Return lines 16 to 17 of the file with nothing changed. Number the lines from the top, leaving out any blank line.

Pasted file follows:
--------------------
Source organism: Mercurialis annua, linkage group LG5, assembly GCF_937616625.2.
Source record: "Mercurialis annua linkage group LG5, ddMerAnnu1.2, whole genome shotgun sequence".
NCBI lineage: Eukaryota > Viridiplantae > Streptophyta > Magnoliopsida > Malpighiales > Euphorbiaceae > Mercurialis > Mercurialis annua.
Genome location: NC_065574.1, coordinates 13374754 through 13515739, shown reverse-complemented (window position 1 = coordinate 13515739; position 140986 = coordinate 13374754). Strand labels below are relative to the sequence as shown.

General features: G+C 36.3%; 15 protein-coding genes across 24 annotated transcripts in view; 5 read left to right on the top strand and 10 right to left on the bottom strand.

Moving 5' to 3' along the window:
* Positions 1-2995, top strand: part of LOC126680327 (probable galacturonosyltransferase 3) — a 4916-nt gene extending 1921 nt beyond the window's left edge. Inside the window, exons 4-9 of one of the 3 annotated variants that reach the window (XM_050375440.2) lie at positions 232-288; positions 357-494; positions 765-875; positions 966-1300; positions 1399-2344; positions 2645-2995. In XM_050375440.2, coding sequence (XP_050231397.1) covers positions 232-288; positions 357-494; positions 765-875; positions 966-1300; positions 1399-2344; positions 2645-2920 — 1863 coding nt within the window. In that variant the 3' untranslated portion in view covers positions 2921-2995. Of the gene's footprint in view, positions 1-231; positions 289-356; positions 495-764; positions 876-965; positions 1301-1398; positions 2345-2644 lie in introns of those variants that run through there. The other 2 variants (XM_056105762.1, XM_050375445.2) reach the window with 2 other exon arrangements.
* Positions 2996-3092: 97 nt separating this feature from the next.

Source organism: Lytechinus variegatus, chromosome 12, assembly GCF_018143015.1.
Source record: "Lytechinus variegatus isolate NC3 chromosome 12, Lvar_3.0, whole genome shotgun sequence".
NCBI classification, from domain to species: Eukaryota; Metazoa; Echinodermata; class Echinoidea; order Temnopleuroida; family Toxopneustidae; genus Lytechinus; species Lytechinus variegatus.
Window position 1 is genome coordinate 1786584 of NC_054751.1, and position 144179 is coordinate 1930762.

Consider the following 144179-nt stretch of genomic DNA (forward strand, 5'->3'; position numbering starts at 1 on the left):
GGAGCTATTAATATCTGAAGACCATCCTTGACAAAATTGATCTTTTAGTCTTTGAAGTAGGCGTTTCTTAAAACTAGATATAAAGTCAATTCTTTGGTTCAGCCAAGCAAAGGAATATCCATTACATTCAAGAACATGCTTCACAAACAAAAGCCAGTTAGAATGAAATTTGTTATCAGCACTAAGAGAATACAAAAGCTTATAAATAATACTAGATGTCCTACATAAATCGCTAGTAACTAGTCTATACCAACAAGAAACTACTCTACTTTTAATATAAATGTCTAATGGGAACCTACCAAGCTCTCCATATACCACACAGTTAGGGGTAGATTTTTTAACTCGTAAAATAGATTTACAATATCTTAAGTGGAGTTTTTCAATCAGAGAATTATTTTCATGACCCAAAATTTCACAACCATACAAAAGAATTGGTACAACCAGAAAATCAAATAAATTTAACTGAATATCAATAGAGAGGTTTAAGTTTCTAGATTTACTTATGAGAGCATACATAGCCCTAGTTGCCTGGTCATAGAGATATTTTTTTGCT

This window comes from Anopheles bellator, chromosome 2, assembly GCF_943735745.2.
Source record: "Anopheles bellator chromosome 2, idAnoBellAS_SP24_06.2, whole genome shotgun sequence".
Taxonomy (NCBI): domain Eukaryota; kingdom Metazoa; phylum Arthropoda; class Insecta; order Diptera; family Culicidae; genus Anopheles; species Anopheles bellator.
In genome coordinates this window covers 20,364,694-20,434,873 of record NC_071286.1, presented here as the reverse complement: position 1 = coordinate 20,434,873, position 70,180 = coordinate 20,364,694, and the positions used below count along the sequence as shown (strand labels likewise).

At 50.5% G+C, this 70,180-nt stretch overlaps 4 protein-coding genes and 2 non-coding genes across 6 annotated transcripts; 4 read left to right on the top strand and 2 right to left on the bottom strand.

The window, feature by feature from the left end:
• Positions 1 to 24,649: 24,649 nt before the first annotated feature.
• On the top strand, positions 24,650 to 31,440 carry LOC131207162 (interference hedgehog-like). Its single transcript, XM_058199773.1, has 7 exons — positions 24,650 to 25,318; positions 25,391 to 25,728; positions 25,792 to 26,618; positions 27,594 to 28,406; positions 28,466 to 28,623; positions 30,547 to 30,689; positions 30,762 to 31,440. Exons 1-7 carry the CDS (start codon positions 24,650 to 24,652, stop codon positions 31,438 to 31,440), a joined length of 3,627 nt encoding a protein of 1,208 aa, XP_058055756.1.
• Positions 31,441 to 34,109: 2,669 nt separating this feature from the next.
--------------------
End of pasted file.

Source record: "Anopheles bellator chromosome 2, idAnoBellAS_SP24_06.2, whole genome shotgun sequence".
Taxonomy (NCBI): domain Eukaryota; kingdom Metazoa; phylum Arthropoda; class Insecta; order Diptera; family Culicidae; genus Anopheles; species Anopheles bellator.